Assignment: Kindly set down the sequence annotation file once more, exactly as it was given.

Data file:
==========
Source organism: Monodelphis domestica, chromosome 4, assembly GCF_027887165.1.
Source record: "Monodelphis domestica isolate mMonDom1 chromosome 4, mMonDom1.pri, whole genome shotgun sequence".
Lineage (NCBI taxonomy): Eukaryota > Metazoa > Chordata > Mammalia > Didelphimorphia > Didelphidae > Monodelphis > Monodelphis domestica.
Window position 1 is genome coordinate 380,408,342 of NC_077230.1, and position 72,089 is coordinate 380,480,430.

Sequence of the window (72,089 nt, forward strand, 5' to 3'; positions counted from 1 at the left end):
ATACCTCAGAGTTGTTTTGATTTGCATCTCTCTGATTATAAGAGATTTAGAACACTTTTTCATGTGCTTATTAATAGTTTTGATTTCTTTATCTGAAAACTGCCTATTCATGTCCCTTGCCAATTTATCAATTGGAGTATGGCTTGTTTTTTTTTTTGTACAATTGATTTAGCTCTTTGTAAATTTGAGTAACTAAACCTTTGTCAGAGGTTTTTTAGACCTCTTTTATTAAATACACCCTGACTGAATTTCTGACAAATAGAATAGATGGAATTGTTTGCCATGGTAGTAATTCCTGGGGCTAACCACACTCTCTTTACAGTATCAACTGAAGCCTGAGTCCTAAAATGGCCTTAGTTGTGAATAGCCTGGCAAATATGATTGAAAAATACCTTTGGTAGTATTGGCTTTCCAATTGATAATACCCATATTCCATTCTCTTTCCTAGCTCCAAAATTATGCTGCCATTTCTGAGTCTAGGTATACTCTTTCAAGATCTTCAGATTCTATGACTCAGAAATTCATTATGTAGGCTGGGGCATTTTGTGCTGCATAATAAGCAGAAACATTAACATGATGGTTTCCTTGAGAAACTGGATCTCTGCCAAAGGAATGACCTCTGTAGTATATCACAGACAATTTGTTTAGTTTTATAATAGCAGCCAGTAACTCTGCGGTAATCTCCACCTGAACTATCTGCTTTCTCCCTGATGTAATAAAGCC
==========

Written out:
Source organism: Monodelphis domestica, chromosome 4, assembly GCF_027887165.1.
Source record: "Monodelphis domestica isolate mMonDom1 chromosome 4, mMonDom1.pri, whole genome shotgun sequence".
Lineage (NCBI taxonomy): Eukaryota > Metazoa > Chordata > Mammalia > Didelphimorphia > Didelphidae > Monodelphis > Monodelphis domestica.
Window position 1 is genome coordinate 380,408,342 of NC_077230.1, and position 72,089 is coordinate 380,480,430.

Sequence of the window (72,089 nt, forward strand, 5' to 3'; positions counted from 1 at the left end):
ATACCTCAGAGTTGTTTTGATTTGCATCTCTCTGATTATAAGAGATTTAGAACACTTTTTCATGTGCTTATTAATAGTTTTGATTTCTTTATCTGAAAACTGCCTATTCATGTCCCTTGCCAATTTATCAATTGGAGTATGGCTTGTTTTTTTTTTTGTACAATTGATTTAGCTCTTTGTAAATTTGAGTAACTAAACCTTTGTCAGAGGTTTTTTAGACCTCTTTTATTAAATACACCCTGACTGAATTTCTGACAAATAGAATAGATGGAATTGTTTGCCATGGTAGTAATTCCTGGGGCTAACCACACTCTCTTTACAGTATCAACTGAAGCCTGAGTCCTAAAATGGCCTTAGTTGTGAATAGCCTGGCAAATATGATTGAAAAATACCTTTGGTAGTATTGGCTTTCCAATTGATAATACCCATATTCCATTCTCTTTCCTAGCTCCAAAATTATGCTGCCATTTCTGAGTCTAGGTATACTCTTTCAAGATCTTCAGATTCTATGACTCAGAAATTCATTATGTAGGCTGGGGCATTTTGTGCTGCATAATAAGCAGAAACATTAACATGATGGTTTCCTTGAGAAACTGGATCTCTGCCAAAGGAATGACCTCTGTAGTATATCACAGACAATTTGTTTAGTTTTATAATAGCAGCCAGTAACTCTGCGGTAATCTCCACCTGAACTATCTGCTTTCTCCCTGATGTAATAAAGCC